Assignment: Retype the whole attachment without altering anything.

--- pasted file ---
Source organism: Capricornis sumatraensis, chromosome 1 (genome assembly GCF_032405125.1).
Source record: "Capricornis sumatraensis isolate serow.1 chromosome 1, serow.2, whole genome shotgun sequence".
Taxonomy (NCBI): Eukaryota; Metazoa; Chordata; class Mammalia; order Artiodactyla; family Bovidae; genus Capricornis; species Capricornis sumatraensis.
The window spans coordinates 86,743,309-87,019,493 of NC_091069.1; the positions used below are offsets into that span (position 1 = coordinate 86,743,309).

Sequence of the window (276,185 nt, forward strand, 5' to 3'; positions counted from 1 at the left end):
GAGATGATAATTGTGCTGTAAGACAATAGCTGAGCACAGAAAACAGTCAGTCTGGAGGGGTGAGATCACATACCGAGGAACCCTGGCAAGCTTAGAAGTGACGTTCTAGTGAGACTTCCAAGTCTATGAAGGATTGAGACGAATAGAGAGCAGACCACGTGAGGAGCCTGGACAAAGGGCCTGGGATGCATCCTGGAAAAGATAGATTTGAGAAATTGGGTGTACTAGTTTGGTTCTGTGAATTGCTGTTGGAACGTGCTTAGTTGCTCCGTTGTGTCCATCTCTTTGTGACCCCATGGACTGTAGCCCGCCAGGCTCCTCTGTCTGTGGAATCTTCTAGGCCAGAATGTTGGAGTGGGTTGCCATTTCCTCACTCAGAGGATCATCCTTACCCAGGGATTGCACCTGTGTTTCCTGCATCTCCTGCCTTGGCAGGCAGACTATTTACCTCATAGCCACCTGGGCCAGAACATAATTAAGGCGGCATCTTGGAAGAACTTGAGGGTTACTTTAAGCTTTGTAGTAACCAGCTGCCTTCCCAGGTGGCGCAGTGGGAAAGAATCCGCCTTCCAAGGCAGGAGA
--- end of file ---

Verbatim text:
Source organism: Capricornis sumatraensis, chromosome 1 (genome assembly GCF_032405125.1).
Source record: "Capricornis sumatraensis isolate serow.1 chromosome 1, serow.2, whole genome shotgun sequence".
Taxonomy (NCBI): Eukaryota; Metazoa; Chordata; class Mammalia; order Artiodactyla; family Bovidae; genus Capricornis; species Capricornis sumatraensis.
The window spans coordinates 86,743,309-87,019,493 of NC_091069.1; the positions used below are offsets into that span (position 1 = coordinate 86,743,309).

Sequence of the window (276,185 nt, forward strand, 5' to 3'; positions counted from 1 at the left end):
GAGATGATAATTGTGCTGTAAGACAATAGCTGAGCACAGAAAACAGTCAGTCTGGAGGGGTGAGATCACATACCGAGGAACCCTGGCAAGCTTAGAAGTGACGTTCTAGTGAGACTTCCAAGTCTATGAAGGATTGAGACGAATAGAGAGCAGACCACGTGAGGAGCCTGGACAAAGGGCCTGGGATGCATCCTGGAAAAGATAGATTTGAGAAATTGGGTGTACTAGTTTGGTTCTGTGAATTGCTGTTGGAACGTGCTTAGTTGCTCCGTTGTGTCCATCTCTTTGTGACCCCATGGACTGTAGCCCGCCAGGCTCCTCTGTCTGTGGAATCTTCTAGGCCAGAATGTTGGAGTGGGTTGCCATTTCCTCACTCAGAGGATCATCCTTACCCAGGGATTGCACCTGTGTTTCCTGCATCTCCTGCCTTGGCAGGCAGACTATTTACCTCATAGCCACCTGGGCCAGAACATAATTAAGGCGGCATCTTGGAAGAACTTGAGGGTTACTTTAAGCTTTGTAGTAACCAGCTGCCTTCCCAGGTGGCGCAGTGGGAAAGAATCCGCCTTCCAAGGCAGGAGA